Monday, November 5, 2012

It’s not just the boomers shafting the younger generation!

Households face £1,230 bill to plug public sector pension black hole

“Why should future generations pick up the bill for the pensions of public sector workers, people who on average are likely to be far better off in their retirement than their wealth-creating private sector peers?”

Posted by mr g @ 09:18 AM (3717 views)
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33 thoughts on “It’s not just the boomers shafting the younger generation!

  • And should anyone feel like feel like putting forward the old chestnut that public sector pay is lower than the private, try these from the Guardian which must be correct:

    http://www.guardian.co.uk/news/datablog/2012/mar/27/public-private-sector-pay

    http://www.guardian.co.uk/public-leaders-network/2012/oct/01/public-sector-pay-private-sector

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  • How about the private sector employees asking to be better paid.

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  • @Will

    Yes, the solution is to spend somebody else’s money. Every time.

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  • Thecountofnowhere says:

    And the rest of us with no pensions….what are we going to do ?

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  • How about the private sector employees asking to be better paid.

    Perhaps they live in the real world?

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  • mr g splutters over his cornflakes, the Telegraph propped up against the cereal packet, tea spilt into the saucer.

    Actually mr g, I presume you haven’t studied the Guardian pieces in much detail, or you would see that the pay differences are not as clear cut as you think. Even the ONS point out factors not taken into account – big bonus payments, health insurance, etc, etc – and I can add a comment on the problems with the regression fitting they do.

    The Telegraph article is reporting the latest rabid spoutings from the CPS, a Thatcherite “think tank” (ha ha) that would happily see everyone but the wealthy screwed into the ground, which is what is pretty much happening at present. What amazes me is how they can draw on the support of many of those who are disadvantaged by these kinds of policies, which, unless you are loaded, may well include you mr g.

    Someone recently remarked on how this site is dwindling. Not surprising when this kind of tripe is posted.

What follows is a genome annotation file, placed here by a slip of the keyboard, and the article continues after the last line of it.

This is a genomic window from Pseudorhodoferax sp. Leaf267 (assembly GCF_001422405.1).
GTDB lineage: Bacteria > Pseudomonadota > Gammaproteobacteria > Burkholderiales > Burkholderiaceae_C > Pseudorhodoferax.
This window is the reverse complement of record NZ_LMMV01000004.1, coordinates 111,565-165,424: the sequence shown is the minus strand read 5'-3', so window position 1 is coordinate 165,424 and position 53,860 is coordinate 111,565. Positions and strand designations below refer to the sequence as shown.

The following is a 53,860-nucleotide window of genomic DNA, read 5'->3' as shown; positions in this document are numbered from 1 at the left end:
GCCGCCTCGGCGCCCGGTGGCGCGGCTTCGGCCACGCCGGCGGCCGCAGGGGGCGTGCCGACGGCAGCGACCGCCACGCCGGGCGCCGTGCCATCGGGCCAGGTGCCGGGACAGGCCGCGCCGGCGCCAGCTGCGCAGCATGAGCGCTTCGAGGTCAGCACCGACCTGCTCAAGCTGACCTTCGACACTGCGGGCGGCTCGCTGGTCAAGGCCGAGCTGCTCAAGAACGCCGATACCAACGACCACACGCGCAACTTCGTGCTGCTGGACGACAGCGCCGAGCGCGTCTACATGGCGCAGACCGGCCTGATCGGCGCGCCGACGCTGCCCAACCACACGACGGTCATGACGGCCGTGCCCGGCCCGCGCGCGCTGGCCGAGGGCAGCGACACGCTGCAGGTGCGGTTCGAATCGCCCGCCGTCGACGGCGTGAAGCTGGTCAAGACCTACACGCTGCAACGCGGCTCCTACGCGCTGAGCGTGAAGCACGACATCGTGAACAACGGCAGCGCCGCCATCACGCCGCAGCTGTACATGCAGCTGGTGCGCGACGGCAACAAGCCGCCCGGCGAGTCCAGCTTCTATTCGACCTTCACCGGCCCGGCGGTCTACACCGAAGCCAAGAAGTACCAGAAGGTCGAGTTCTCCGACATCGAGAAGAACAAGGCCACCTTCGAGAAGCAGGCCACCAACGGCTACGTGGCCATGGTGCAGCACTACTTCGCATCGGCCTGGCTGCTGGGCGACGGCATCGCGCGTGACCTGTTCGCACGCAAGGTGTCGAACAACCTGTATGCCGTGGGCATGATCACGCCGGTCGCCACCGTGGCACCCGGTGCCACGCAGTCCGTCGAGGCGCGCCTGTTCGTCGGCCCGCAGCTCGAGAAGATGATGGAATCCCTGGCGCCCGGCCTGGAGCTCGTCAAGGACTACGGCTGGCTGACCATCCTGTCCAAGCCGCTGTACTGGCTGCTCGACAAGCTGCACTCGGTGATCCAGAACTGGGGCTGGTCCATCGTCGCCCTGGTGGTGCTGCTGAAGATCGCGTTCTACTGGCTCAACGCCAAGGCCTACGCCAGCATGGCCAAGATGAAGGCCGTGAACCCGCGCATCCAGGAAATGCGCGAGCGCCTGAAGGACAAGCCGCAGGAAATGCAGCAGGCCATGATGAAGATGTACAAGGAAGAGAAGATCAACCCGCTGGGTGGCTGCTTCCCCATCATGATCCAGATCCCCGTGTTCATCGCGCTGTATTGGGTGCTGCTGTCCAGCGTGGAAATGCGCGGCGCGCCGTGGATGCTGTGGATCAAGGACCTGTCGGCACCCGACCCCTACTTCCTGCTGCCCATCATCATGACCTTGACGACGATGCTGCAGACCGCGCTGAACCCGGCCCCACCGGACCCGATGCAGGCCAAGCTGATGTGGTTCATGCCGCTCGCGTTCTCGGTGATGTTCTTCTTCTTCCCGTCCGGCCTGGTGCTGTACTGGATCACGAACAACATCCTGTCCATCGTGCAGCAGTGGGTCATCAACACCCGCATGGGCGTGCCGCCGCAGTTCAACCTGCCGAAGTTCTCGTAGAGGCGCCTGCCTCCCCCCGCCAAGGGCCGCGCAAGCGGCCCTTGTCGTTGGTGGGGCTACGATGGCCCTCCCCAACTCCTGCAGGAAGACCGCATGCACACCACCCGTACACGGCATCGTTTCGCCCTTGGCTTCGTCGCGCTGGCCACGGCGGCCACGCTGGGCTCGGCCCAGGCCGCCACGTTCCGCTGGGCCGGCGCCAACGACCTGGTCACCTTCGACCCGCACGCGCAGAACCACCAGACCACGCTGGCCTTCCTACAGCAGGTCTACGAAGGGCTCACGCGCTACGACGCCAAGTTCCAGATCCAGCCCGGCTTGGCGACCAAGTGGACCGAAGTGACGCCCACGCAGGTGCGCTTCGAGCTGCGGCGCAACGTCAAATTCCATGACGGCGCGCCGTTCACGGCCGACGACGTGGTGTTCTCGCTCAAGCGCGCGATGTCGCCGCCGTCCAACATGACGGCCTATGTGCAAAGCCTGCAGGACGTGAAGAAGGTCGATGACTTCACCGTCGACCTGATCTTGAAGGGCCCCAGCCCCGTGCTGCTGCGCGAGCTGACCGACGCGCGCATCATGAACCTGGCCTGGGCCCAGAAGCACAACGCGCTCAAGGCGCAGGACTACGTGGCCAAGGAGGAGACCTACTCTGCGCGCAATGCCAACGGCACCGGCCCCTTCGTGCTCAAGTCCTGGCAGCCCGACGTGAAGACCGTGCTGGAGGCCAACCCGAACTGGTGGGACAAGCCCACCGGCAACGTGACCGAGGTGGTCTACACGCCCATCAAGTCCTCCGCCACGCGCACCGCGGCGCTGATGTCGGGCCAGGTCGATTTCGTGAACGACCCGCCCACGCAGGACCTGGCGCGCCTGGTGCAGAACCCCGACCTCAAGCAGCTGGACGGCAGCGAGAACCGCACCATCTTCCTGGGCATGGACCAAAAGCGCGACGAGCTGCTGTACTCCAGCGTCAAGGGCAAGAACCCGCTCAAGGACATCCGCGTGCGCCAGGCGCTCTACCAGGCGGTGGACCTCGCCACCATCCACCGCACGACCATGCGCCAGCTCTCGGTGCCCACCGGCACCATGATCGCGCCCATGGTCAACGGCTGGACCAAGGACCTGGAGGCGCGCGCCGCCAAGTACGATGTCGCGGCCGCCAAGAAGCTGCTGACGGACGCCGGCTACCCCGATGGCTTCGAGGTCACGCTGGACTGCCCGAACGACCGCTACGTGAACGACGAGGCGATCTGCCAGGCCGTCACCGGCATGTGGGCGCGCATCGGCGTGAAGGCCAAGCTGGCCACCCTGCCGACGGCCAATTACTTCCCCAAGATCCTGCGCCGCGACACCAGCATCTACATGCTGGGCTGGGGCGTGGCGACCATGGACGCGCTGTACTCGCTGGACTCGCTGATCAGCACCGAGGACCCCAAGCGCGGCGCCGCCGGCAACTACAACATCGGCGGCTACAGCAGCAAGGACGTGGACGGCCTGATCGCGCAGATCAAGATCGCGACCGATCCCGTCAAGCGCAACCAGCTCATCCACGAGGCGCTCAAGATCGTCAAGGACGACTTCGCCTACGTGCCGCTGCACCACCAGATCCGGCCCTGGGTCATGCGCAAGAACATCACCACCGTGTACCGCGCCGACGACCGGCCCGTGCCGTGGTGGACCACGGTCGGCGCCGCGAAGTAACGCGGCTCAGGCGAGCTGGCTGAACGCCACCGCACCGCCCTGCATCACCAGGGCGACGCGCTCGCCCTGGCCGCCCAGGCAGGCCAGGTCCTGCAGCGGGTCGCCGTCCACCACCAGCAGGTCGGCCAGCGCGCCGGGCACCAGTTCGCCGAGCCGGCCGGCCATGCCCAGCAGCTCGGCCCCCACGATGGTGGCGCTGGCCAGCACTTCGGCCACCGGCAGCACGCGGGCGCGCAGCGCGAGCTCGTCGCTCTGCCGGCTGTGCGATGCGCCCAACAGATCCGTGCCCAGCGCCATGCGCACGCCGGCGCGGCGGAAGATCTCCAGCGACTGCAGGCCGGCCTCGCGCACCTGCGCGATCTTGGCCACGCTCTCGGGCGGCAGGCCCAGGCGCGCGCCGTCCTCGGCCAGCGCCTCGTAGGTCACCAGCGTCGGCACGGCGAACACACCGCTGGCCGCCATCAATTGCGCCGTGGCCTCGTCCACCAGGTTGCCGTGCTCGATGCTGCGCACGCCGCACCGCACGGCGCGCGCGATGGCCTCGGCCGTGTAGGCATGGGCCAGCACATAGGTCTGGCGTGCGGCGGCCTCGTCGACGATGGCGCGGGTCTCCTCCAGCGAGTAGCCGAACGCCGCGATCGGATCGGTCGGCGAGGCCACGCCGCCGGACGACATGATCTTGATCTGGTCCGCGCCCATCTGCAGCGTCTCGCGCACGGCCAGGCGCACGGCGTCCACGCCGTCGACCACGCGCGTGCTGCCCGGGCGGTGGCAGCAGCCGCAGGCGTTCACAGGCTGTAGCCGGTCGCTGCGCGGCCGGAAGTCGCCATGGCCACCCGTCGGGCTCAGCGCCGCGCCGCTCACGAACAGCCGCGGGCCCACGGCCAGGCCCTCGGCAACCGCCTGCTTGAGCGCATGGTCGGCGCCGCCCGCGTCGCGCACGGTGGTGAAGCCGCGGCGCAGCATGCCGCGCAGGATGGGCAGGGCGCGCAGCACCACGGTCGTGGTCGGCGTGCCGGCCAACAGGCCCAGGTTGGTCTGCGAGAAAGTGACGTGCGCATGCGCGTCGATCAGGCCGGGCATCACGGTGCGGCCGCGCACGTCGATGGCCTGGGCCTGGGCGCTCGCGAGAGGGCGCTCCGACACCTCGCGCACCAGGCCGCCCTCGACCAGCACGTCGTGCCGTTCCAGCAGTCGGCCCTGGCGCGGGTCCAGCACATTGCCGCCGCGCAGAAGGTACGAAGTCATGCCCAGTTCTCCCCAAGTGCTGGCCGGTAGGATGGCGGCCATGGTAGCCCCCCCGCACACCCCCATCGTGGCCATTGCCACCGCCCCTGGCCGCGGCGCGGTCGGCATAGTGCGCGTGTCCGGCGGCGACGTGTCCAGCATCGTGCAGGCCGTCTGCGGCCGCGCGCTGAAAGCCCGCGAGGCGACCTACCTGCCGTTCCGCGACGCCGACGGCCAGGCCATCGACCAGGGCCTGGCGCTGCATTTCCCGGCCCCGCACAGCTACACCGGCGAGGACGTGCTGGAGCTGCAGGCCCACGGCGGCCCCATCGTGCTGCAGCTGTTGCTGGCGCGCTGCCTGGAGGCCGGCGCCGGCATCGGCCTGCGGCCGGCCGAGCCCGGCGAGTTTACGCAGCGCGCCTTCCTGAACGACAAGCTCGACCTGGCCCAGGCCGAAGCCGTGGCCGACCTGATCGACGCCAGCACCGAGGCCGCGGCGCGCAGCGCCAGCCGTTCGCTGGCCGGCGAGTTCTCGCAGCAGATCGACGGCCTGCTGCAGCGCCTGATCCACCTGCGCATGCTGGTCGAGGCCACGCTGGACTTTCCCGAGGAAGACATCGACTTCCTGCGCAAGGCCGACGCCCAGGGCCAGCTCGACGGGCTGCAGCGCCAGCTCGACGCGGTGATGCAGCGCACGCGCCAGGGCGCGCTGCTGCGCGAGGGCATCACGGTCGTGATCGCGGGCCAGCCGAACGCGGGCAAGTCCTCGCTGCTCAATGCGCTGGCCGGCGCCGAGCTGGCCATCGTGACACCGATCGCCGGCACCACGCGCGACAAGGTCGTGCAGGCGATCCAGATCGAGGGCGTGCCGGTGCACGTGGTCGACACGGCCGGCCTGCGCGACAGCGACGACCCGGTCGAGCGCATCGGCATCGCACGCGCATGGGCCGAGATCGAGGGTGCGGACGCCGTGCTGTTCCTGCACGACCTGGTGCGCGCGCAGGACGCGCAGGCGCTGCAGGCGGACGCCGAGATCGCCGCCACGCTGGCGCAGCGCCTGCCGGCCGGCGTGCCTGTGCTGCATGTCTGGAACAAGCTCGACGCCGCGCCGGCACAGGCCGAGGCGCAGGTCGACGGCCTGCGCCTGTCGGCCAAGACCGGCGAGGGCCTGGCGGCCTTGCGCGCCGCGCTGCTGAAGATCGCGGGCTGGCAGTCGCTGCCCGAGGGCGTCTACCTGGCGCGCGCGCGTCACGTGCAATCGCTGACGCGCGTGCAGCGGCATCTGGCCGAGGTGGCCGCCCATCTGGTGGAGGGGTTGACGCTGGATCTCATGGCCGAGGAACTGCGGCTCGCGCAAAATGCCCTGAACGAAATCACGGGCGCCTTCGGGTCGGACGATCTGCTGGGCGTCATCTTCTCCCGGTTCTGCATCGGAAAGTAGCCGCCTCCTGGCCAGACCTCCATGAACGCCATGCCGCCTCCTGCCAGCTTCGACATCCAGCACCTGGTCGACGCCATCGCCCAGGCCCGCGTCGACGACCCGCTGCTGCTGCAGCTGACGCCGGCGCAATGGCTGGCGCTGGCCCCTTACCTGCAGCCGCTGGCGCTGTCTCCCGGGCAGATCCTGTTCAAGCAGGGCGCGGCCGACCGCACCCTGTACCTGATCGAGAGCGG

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  • mark wadsworth says:

    I strongly suspect that public sector people are better paid than private sector, esp. if you take pensions into account, although there is an argument to say that on average they are better qualified so that explains it.

    Be that as it may, the people who will retire on the generous pensions are, by and large, Baby Boomers, so the post title is badly chosen at best, and the fact is that the Baby Boomers don’t just do over the next generations via the housing market, they do it by promising themselves generous pensions (while pulling up the drawbridge for everybody else). So there.

    Vote YPP, we’ll sort all this out 🙂

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  • Because they love New Labour and are prepared to pay, god bless them.

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  • IMO if you get a job with a good pension and do your job then you should get paid it. It’s not the employee’s fault the employer/ government/politicians can’t add up and has promised them a pension it can’t afford.

    However, what really winds me up is that they know these pensions are unafforable but still if you join the public sector today you will be given one! It’s insane. Football is a similar sector to UK GOV in that they regularly pay people more than they can afford, but when clubs realise they are in the sh’t they start bringing in cheaper players and let the Michael Owens go when their contracts end – he still gets paid for sitting in the physio’s room for the term agreed but they don’t replace him with someone else of £100k a week. The clubs who don’t learn this lesson end up like portsmouth, leeds et al.

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  • letthemfall said…(Monday, November 5, 2012 02:46PM) “Someone recently remarked on how this site is dwindling” – yep that was me following my return from holiday. Not sure if the forums (somewhere I’ve never visited) are still busy but on here there is a definite decline in the number of articles posted and corresponding contributors.

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  • @ jack c – Seems to be all quiet on the western front at the moment..maybe the calm before the storm or everything is “back to normal”

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  • Hi Jack C… I still check in to see what’s happening but haven’t had much to say for a while. Problem is I don’t think there will be a HPC any more – Politicians won’t let it happen. Prices will just drift for decades. Hence all the articles on here about Europe falling apart etc. in the faint hope that maybe complete financial meltdown will mean house prices crash.

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  • bankster